12. Impose a moratorium on evictions of people living in all public spaces, including parks, ravines, and encampments.
13. Impose a moratorium on the removal of all encampments.
14. Create an emergency rent supplement program to prioritize the housing of vulnerable people including seniors and those with disabilities.
15. Allow the Building Team to devise and implement a strategy for the creation of 2,000 permanent shelter beds.
16. Allow the Building Team to devise and implement a five-year strategy for the building of transitional, supportive and rent-geared-to-income (RGI) social housing.
17. Expropriate buildings, left unused and vacant by owners, for immediate conversion to RGI social housing such as single room dwellings or transitional housing.
18. Extend the timeframe of all emergency shelters and Respite Centres so they operate year-round.
19. Create one hundred beds to replace those lost when the Out of the Cold program shuts down in April.

We believe that homelessness needs to be declared as a state of emergency in the City of Toronto. We have witnessed homelessness increase in recent years and the municipal response has proved to be totally inadequate. Lives are at stake.

THE SHELTER AND HOUSING JUSTICE NETWORK

The Shelter and Housing Justice Network (SHJN) is an experienced group of frontline workers, health providers, faith groups, advocates, community leaders and organizations.

SHJN can be reached at: SHJToronto@gmail.com

 

The federal government should prioritize funding for e-buses in the next budget

E-bus use is expanding across North America. Image: Metropolitan Transportation Authority of the State of New York/Flickr

Image: Metropolitan Transportation Authority of the State of New York/Flickr

If we’re going to tackle the climate crisis, we have to reduce transportation emissions. Good public transit — fast, reliable, affordable — can help by weaning us off of gasoline-burning automobiles.

Especially important to address the climate crisis is transit that runs on electricity, which could be subways, light rail or trolley and battery-powered buses.

Subways are only practical in population-dense cities such as Toronto, Montreal and Vancouver. Light rail is great in many settings. Calgary, Edmonton, Ottawa and Kitchener-Waterloo have light rail, and Toronto is building a crosstown system that will massively benefit the city, especially in neighbourhoods not currently well-served by rapid transit. But one vehicle is often overlooked: the all-electric bus.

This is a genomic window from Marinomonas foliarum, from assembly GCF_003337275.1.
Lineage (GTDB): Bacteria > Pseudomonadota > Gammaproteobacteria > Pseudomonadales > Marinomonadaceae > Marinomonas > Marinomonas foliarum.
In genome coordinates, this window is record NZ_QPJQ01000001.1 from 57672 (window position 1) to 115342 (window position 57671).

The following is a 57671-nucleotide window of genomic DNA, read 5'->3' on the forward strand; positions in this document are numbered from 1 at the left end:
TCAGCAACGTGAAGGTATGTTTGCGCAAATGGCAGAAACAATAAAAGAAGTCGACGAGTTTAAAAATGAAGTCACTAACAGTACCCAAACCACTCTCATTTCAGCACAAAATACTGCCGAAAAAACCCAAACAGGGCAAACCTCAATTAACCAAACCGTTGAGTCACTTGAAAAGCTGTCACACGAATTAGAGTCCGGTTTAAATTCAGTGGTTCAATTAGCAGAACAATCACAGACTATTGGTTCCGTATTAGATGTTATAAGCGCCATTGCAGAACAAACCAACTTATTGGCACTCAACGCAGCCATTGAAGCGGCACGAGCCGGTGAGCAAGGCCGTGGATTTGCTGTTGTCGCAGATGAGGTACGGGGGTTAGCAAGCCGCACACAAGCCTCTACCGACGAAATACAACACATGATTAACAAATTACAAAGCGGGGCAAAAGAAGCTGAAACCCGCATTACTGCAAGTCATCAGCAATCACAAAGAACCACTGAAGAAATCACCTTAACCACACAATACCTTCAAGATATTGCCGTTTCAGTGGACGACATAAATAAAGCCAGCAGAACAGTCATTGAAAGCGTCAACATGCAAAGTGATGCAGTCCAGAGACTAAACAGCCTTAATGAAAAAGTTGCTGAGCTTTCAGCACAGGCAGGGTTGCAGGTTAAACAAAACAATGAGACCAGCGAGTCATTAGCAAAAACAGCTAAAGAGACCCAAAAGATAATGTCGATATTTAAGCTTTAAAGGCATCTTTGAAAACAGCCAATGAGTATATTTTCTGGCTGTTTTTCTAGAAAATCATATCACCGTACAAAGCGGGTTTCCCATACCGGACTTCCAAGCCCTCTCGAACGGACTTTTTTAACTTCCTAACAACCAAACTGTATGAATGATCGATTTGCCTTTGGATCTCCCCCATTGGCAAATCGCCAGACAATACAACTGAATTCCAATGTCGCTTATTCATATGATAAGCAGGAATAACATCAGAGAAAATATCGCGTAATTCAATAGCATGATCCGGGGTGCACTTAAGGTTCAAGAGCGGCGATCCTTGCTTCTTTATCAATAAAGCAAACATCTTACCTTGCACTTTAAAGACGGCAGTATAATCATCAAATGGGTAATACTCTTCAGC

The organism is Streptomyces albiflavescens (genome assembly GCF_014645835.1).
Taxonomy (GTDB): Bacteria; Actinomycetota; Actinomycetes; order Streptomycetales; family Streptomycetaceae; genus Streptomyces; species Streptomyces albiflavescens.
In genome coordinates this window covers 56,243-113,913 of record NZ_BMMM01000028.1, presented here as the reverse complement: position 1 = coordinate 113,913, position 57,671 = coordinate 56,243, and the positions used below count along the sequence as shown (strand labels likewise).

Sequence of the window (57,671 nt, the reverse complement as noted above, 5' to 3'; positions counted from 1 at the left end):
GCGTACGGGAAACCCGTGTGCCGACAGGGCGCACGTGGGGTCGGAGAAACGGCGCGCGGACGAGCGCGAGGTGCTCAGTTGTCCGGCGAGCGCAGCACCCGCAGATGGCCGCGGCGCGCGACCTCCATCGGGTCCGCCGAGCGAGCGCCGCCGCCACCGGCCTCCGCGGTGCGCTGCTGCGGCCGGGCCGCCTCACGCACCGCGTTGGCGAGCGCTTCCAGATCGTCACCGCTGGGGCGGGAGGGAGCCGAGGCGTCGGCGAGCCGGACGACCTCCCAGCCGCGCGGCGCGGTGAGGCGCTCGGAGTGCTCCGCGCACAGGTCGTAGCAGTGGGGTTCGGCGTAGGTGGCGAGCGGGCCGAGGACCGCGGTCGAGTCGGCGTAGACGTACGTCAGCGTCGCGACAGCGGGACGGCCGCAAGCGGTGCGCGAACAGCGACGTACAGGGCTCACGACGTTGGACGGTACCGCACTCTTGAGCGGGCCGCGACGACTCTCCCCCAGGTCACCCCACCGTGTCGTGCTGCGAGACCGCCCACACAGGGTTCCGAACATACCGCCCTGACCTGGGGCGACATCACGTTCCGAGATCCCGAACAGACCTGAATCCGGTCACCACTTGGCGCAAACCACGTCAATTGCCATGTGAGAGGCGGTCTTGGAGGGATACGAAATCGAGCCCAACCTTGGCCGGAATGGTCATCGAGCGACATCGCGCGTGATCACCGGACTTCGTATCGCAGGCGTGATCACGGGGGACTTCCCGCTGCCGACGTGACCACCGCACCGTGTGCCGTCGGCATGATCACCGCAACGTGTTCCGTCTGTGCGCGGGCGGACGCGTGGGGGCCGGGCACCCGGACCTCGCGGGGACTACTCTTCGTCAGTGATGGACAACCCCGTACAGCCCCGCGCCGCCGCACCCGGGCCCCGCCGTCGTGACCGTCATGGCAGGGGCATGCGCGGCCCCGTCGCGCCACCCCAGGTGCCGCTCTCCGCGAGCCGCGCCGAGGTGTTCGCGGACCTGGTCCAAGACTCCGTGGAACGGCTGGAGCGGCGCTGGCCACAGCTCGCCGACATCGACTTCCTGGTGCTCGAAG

E-buses have many virtues. They can be built quickly — no small thing during the escalating climate emergency.

Bus electrification is part of an overall move towards electrifying most of our economy. David Suzuki Foundation policy analyst Tom Green’s 2019 report, “Zeroing in on Emissions,” says we need to “electrify just about everything.” He writes: “Multiple research projects have concluded that electrifying as much as possible will be a pillar of Canada’s decarbonization effort.”

Transportation is the second-largest source of Canadian greenhouse gases, eclipsed only by the oil and gas sector. In 2017 (the year with the most recent data), transportation in Canada accounted for a staggering 174 million tonnes of CO2 equivalent; oil and gas development contributed 195 million tonnes.

The emissions-reduction benefits of e-buses are considerable. Even in provinces like Alberta, where power is generated mostly by burning fossil fuels, electric buses stack up well against diesel. Clean Energy Canada, a think tank at Simon Fraser University, says: “When plugged into Edmonton’s grid, a battery-electric bus is expected to emit 38 per cent to 44 per cent less CO2 than a diesel equivalent — and as the electricity gets cleaner, so will the buses.” A 2019 David Suzuki Foundation report, “Shifting Gears,” states, “Electrification of buses would further reduce the GHG impacts of transit use.”

E-bus production can also strengthen Canada’s clean-tech sector and create jobs. Our country has a number of companies that produce vehicles for domestic and international markets. New federal funding could give these businesses — including Quebec-based Nova Bus and Winnipeg’s New Flyer Industries — an additional boost.

There could even be benefits for national unity. The buses could support manufacturers and transit riders throughout the country, demonstrate Ottawa’s commitment to ensuring all regions reach their potential and advertise the message, “This clean-air transit service supported by the Government of Canada.”

It’s something the federal government should consider seriously as it prepares this year’s federal budget.

During the election, the Liberals — who formed a minority government — pledged to make transit funding permanent (as opposed to occasional) and said this money would increase by $3 billion annually. They also said that, starting in a few years, transit investments would be for buses and rail that don’t emit carbon.